You are hereProbabilistic seismic demand analysis
Probabilistic seismic demand analysis
This dissertation encompasses a number of issues in earthquake engineering which may appear quite diverse in nature. Several methodological aspects of both conventional and novel approaches to probabilistic seismic hazard assessment are discussed here along with subjects more strictly pertinent to structural and geotechnical engineering. This work, however, has a unique, ultimate goal: to provide procedures for an effective and practical probabilistic estimation of structural displacements due to seismic ground shaking. In modern multi-level design and rehabilitation procedures, structural performance is in fact quantified by deformation demand levels exceeded with a specified frequency per annum of structural life. We refer to this as Probabilistic Seismic Demand Analysis (PSDA).
Necessarily, this ambitious task requires one to address the problem from multiple perspectives which range from the characterization of the seismicity in the region around the site, through the evaluation of the level of ground shaking at the surface of the local soil deposit, to the computation of the resulting response of the structure subject to such a ground motion.
A unifying factor in this study is that the probability tool is consistently applied throughout all the steps. Because of the inherent randomness of earthquakes and because of the many uncertainties involved, a realistic estimation of structural behavior due to ground motions can only be attempted in a probabilistic sense. A rational approach needs to consider both the range and the relative likelihood of possible ground motion levels and the variability in soil and structural responses.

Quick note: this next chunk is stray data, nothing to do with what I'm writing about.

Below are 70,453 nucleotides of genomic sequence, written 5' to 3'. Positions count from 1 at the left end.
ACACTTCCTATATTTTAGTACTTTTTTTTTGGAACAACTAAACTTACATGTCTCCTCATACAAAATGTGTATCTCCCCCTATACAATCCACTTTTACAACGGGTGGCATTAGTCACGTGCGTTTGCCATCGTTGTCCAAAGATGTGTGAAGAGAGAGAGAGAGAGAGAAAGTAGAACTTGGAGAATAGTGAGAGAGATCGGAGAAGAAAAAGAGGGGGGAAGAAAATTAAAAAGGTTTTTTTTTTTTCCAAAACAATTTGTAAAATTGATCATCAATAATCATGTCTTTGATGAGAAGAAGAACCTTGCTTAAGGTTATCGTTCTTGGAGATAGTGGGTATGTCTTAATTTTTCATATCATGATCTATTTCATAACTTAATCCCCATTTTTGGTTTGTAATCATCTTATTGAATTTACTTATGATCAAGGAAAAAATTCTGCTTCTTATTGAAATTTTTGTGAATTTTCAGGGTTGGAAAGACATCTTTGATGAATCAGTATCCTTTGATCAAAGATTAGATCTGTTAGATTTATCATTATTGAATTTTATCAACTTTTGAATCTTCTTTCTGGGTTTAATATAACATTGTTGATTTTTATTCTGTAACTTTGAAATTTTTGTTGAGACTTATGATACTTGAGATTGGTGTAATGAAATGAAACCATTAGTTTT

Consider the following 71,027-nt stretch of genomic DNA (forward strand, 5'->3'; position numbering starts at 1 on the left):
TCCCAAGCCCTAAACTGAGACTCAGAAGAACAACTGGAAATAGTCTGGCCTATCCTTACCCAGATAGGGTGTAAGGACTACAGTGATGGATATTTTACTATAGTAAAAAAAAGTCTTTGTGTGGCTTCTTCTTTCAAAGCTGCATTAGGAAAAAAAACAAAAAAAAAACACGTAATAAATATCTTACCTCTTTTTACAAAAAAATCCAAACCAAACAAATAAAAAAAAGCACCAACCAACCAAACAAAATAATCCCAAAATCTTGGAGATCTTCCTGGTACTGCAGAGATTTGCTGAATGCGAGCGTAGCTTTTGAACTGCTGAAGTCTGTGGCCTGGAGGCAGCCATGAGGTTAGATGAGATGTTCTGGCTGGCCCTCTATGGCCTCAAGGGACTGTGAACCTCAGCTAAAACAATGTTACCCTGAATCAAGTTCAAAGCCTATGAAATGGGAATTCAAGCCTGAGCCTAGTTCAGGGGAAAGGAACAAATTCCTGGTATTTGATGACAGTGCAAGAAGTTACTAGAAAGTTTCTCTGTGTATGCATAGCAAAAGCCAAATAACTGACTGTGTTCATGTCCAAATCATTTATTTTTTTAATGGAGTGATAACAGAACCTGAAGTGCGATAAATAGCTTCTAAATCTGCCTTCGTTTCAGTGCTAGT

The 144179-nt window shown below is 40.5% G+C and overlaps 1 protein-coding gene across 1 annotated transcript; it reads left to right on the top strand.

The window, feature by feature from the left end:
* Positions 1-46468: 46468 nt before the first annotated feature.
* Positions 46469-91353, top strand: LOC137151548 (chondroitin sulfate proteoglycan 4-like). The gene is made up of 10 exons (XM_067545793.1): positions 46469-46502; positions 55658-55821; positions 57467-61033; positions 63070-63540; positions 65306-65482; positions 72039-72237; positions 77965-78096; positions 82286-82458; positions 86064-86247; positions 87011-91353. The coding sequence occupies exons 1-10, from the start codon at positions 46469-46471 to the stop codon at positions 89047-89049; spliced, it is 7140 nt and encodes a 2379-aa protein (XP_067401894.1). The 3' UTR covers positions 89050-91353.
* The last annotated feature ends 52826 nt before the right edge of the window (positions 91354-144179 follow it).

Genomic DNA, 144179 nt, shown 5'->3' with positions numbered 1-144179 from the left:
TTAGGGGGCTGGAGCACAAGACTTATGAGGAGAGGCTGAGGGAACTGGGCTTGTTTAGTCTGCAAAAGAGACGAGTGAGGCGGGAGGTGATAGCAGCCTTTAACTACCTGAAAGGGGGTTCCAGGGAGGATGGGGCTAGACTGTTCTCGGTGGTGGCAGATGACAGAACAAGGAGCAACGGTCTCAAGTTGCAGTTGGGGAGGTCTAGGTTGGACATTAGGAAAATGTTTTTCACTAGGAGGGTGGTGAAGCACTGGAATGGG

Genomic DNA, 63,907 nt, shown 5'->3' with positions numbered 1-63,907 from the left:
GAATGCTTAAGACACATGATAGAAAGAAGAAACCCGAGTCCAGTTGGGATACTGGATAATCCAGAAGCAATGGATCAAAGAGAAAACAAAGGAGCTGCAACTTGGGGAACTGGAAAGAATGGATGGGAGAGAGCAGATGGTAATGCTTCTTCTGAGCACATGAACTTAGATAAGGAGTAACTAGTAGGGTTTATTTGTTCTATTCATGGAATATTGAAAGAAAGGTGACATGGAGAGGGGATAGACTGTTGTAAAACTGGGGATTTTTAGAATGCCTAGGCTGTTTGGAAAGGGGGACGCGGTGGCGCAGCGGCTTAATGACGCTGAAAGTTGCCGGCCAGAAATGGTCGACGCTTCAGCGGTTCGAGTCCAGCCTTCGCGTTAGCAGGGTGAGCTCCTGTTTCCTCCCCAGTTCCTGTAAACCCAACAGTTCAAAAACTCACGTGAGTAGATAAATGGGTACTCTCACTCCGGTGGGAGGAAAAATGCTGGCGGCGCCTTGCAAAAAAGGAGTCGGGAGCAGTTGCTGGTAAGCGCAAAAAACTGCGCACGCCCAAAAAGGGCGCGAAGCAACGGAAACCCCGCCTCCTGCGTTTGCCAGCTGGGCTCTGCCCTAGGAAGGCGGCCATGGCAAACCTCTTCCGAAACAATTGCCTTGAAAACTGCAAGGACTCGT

The aspects related to ground-motion characterization at the site which are investigated here include: (a) hazard disaggregation techniques, (b) a novel representation of the seismicity based on hazard contours, (c) the evaluation of ground hazard at the surface of nonlinear soil deposits with uncertain soil properties, and (d) a methodology for estimating the joint hazard for a site in terms of multiple response parameters (e.g., spectral accelerations at different oscillator frequencies). The use of these techniques is carried out in several case studies. Examples are also given on how these methodologies can be utilized towards the goal of probabilistically estimating the performance of structures located at a given site.